Live and spend time with a family. In some cases, singles living and working overseas will move in with a family, which will help with making initial cultural adjustments. There will more than likely be families you will feel more comfortable with than others, and you will find some families who will become cherished friends. However, be careful not to make assumptions. Some married couples with children may not be comfortable with singles or may not have the time to give to single co-workers. Raising children is time-consuming!
2. Build a Relationship with A National
Building a close relationship with a national in the country you are serving can go a long way in making your culture adjustment smoother. According to Bernard Adeney “Friendship is the key to knowledge and wisdom in a foreign context” (p. 54). Adeney believes that through getting involved in the lives of the people and experiencing their culture we can observe, “by seeing that there is another way of seeing, we see our way of seeing for the first time” (p. 24).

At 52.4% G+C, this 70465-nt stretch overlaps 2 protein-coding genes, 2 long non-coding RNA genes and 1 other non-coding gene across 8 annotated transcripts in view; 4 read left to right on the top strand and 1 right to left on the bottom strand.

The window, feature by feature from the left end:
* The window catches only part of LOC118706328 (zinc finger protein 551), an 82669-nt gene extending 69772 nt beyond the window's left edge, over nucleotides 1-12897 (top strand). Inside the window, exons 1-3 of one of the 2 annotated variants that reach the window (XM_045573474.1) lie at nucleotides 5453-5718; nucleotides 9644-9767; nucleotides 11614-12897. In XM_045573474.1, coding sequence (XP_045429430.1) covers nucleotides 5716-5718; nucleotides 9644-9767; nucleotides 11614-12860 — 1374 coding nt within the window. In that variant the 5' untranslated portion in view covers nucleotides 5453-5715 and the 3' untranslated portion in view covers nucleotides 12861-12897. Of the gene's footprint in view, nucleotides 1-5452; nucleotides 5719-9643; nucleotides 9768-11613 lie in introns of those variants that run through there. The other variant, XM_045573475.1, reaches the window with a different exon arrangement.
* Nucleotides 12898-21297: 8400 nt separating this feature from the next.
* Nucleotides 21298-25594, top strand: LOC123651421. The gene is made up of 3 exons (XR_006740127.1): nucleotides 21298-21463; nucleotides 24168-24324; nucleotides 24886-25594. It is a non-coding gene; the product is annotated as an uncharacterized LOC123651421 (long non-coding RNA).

3. Live in the Now
“Wherever you are, be all there. Live to the hilt of every situation you believe to be the will of God” (Jim Elliot). For singles, it is easy to get the nagging feeling that something is not quite right without a spouse. Some people might even suggest that you are not complete. This is contrary to God’s Word! We are complete in Him (Col. 2:10). We have been given everything we need to live an honoring and godly life now (2 Pet. 1: 3). Marriage may or may not happen. As singles, we need to make the most of every opportunity that God has given us in the here and now. (Eph; 5: 15, 16).
4. Create a Personal Mission Statement